What's a road trip without memories to go behind it? After the 8-hour drive up, my teammate Ben and I decided to get out of the car and immediately preride some of the stages. We found out it wasn't the best idea after being in a car for so long and eating In-N-Out 30 minutes before. Nevertheless, we made it through and finished the day on a good note. Heading into Preride Day 2, I was ready for some more of Reno's rocky terrain. I'm not talking about small pebbles; try sharp, boulder-like rocks. If you ever decide to race or ride there often, I probably wouldn't advise super lightweight tires. I'll see you on the side of the trail if you do end up running them.
Waking up on race day, I felt ready and didn't feel that nervous. A big thing with being a successful racer is not letting your nerves control you, so I've really been trying to train my mental being. I started a slow start on the first stage but after that, I felt really comfortable. I felt I was flowing with the trail but sprinting on any section I could. After finishing up the last stage and cruising back to the venue, I was exstatic with how I ended up.
Race Report by David Hardwick, member of The Path Bike Shop Race Team. Photo: Dan Williams
I didn’t get a chance to try any of the races at Rim Nordic last year because of scheduling conflicts, so when I saw I was free to hit Round #2 of the 2016 Rim Nordic Enduro 5-race series I jumped at the opportunity. My teammate Dan hit me up the weekend before and mentioned he was going to go up and do some recon on the course changes for the upcoming race. I told him as long as we can through it a detour to Exploration trail when we were finished that I was totally in. So the weekend before the race I met up with Dan and another teammate, Sam, to go check out the race stages. It was a great day of riding, laughing, learning and teaching. We all learned something new and Dan and I traded race lines to try and get a step up on the competition.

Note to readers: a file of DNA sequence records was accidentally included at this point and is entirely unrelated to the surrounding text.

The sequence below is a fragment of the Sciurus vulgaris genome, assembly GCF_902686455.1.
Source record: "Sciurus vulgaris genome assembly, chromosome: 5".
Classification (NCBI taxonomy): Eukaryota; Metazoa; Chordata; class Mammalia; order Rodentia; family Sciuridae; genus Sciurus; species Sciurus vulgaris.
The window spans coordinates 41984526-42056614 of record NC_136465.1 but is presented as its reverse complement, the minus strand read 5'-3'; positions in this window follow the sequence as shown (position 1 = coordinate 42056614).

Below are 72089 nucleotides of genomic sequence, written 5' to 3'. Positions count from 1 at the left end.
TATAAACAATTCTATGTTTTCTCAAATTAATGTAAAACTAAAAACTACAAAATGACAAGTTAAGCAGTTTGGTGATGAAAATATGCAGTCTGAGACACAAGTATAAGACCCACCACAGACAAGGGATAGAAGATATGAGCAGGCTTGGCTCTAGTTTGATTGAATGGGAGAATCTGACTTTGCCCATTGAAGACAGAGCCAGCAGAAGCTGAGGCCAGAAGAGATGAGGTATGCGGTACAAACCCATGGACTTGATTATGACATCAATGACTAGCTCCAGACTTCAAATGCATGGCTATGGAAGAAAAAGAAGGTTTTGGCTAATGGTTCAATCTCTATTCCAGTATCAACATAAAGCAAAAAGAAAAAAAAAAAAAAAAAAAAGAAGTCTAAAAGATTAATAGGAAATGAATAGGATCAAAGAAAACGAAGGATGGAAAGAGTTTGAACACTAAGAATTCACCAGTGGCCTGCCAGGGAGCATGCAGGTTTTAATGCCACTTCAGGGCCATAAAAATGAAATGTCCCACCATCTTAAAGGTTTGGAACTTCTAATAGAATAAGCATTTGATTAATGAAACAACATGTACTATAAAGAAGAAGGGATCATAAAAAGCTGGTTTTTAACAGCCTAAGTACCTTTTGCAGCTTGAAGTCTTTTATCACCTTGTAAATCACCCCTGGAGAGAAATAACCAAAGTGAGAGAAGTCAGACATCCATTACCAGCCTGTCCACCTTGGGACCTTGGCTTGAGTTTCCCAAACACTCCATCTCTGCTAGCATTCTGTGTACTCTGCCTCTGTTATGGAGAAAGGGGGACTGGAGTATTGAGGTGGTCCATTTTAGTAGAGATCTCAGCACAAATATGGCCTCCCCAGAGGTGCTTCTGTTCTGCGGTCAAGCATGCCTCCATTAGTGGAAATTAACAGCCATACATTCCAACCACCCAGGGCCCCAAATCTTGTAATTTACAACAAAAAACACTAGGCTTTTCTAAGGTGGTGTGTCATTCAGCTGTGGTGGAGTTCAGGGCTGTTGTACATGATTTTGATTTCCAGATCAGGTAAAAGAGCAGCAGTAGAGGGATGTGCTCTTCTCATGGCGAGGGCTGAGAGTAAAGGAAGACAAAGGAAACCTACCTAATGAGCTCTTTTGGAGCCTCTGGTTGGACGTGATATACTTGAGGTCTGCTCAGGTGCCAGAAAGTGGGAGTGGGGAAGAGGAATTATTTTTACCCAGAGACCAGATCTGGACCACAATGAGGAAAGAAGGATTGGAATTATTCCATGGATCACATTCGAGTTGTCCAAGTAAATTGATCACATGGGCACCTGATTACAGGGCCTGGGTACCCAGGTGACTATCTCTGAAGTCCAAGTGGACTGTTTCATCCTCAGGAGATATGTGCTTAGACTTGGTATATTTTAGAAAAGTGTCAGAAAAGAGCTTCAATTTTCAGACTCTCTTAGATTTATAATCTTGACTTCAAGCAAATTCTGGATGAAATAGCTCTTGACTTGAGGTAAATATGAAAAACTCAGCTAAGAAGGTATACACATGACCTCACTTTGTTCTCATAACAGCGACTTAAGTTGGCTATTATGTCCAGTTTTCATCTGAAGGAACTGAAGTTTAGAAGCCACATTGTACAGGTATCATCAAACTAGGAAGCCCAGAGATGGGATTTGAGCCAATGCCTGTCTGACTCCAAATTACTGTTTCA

Okay, now to the meat of the story. Saturday morning is here way to early but it’s race day and I’m feeling excited. I know Dan is going to be waiting for me at the shop so we can carpool up to the mountains. There’s a little extra pep in my step this morning. We meet up at 7am, move his bike and gear to my Subaru and it’s time to get moving. We arrived at Rim Nordic about 8:30 or so, allowing some time for socializing and me time to get registered. We met up with a few other teammates and chatted about the changes from Round #1 and how we were feeling about our prospects for the day’s race.
Race Report by Brooke McFerren, member of The Path Bike Shop Race Team.
This is my first year racing with The Path Bike Shop team, after moving here from Florida last year with my husband (and fellow Path Bike Shop team racer) Peter Osborn. We are happy to have found a “bike shop home” at The Path and are proud to represent them racing cross country this year.
We were looking forward to race the Non-Dot OC Classic Race 2 at Aliso Woods since we raced a few Non-Dot events last year and knew that they throw fun, challenging and well-organized events. The Aliso Woods event proved to be no exception! This year had a fantastic venue at the Laguna Niguel Regional Park in a beautiful shady area, and the course had some changes from last year.